What does it really take to get into one of the US Ivys? If you have been studying your college options, you have probably heard of the term 'student profile.' Besides getting stellar grades, the most common advice is to show a wide range of interests, join multiple sports teams, and spend time on community services.
But are top colleges looking for students that are well-rounded? Let's dissect five common extracurricular activities that don't necessarily impress Ivy League Admission Officers:
Music Exams: In Hong Kong, students like to prove their musical skills by passing exams (the most common one being ABRSM). But getting a "distinction" in your Grade 8 piano exam doesn't differentiate you against hundreds of other applicants. Instead of getting hung up on a certificate alone, why not show colleges that you can be creative with your musical abilities?
Model UN: Model UN (MUN) has always been popular amongst students. But with thousands of high school students joining MUN, how do you stand out? Look for ways (or even better, stories) to show how you have developed your critical thinking skills and understanding of global affairs through your MUN experience. Remember, it is not the activity colleges look at, but what you have learned from it.
International Competitions: Students often come to me saying, "I traveled to Shanghai for a basketball tournament. Can I write about it in my essay?" While it's a great experience to travel with your teammates and compete with other international schools, participating in international sports tournaments will rarely impress admission officers (unless you're playing sports professionally). In fact, writing about a sports game is one of the most jaded topics for colleges. With COVID, students may not be able to travel abroad for competitions anytime soon too!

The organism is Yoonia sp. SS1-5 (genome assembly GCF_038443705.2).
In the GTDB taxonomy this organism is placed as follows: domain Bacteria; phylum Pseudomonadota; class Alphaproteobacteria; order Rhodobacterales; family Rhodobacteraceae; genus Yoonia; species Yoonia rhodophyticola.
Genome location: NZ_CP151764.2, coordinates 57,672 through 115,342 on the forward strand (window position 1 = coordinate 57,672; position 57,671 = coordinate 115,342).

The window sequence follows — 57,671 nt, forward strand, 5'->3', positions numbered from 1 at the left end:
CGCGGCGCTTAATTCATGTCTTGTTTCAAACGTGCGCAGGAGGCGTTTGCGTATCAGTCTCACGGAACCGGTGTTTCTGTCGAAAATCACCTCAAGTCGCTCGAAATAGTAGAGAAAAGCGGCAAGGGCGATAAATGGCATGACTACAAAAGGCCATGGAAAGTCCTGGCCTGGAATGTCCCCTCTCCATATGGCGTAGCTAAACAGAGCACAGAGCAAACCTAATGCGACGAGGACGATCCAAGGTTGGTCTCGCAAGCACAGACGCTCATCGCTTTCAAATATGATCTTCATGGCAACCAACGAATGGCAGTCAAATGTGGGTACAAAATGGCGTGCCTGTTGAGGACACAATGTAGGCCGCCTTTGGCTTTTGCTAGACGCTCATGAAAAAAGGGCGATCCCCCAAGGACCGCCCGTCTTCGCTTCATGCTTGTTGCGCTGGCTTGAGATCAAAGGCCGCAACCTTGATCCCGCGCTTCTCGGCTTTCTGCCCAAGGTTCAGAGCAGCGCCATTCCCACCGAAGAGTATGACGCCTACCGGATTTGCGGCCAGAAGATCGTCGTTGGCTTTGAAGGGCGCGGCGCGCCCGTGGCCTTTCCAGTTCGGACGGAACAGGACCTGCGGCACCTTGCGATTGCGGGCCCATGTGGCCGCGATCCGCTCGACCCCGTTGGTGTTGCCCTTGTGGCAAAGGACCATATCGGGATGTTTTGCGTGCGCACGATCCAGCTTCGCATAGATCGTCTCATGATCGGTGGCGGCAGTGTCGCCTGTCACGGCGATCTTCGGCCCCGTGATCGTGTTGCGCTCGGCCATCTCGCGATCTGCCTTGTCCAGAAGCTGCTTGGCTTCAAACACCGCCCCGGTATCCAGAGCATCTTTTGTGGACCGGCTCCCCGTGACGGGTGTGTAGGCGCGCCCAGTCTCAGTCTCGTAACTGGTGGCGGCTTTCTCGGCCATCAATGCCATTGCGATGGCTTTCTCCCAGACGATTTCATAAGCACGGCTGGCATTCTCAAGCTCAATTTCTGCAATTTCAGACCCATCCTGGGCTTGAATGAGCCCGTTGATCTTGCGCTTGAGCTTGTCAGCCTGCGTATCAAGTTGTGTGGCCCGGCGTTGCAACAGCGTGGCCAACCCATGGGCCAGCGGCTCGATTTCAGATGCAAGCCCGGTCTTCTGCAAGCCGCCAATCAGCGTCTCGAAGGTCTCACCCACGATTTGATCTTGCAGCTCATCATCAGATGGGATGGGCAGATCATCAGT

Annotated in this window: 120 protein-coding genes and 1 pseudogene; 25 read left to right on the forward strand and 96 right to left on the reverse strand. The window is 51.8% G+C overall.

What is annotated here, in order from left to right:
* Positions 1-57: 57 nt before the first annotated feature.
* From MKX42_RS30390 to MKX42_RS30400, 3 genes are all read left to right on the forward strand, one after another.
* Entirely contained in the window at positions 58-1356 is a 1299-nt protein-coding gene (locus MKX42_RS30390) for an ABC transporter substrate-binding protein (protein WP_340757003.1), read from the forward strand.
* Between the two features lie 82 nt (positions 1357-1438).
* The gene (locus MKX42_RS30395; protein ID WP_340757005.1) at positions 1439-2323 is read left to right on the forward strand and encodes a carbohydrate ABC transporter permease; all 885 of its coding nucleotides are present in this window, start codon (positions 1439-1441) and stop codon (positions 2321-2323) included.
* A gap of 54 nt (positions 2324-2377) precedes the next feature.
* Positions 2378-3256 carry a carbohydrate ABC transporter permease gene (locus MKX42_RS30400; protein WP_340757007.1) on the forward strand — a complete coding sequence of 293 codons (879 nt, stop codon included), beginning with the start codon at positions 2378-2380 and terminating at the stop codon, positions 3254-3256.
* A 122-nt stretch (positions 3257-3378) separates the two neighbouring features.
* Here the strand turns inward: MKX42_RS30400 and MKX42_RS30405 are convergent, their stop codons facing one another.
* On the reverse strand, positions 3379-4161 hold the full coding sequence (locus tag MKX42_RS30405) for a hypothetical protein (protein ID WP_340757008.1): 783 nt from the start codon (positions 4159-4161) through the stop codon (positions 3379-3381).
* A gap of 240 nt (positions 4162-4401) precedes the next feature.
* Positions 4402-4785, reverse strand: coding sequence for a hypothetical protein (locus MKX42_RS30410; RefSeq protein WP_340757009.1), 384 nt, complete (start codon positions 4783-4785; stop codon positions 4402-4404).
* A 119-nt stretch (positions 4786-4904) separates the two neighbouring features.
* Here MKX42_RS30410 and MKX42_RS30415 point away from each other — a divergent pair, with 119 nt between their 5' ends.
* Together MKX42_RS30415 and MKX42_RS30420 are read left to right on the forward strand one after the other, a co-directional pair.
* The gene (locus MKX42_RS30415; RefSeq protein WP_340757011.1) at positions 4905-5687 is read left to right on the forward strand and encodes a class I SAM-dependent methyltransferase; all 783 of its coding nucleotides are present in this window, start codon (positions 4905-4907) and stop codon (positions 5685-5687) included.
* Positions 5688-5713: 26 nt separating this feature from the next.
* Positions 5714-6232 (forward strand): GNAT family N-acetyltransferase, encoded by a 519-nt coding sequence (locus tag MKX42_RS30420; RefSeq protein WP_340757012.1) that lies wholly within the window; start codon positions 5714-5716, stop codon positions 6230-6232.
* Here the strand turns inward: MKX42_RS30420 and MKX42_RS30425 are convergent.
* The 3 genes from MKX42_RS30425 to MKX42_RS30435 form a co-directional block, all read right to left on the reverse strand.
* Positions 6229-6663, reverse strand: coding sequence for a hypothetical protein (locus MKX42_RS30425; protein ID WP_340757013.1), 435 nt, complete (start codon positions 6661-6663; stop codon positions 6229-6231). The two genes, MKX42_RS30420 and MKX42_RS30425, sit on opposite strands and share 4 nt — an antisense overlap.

CAS= ECA: This one is especially for all the IB students. Whenever we brainstorm essay ideas, my IB students love to tell me about their CAS learnings. But admission officers would want to hear about what students have done outside of their program requirements. Ivy League schools are looking for students who are self-starters, and they would like to see how you have independently explored community service (or other activities).
Founder of a school club: "I am the founder of the first photography club on campus!" That should demonstrate initiative and leadership to colleges, right? Well, the answer is, "it depends." Elite colleges don't just look for titles (founder, president, etc.), but motivation and impact. Before you start a new campus club, think about your rationale for starting this club and what you hope to achieve from it! Does this school club fit into the overall theme of your college application?
Remember, your time is precious! Between doing well in school and prepping for your SAT/ACT, you need to be strategic about the extracurricular activities you choose. Instead of attempting to be well-rounded (participate in a variety of unrelated extracurricular activities but quite average in all), find your passion and build an extracurricular resume unique to you!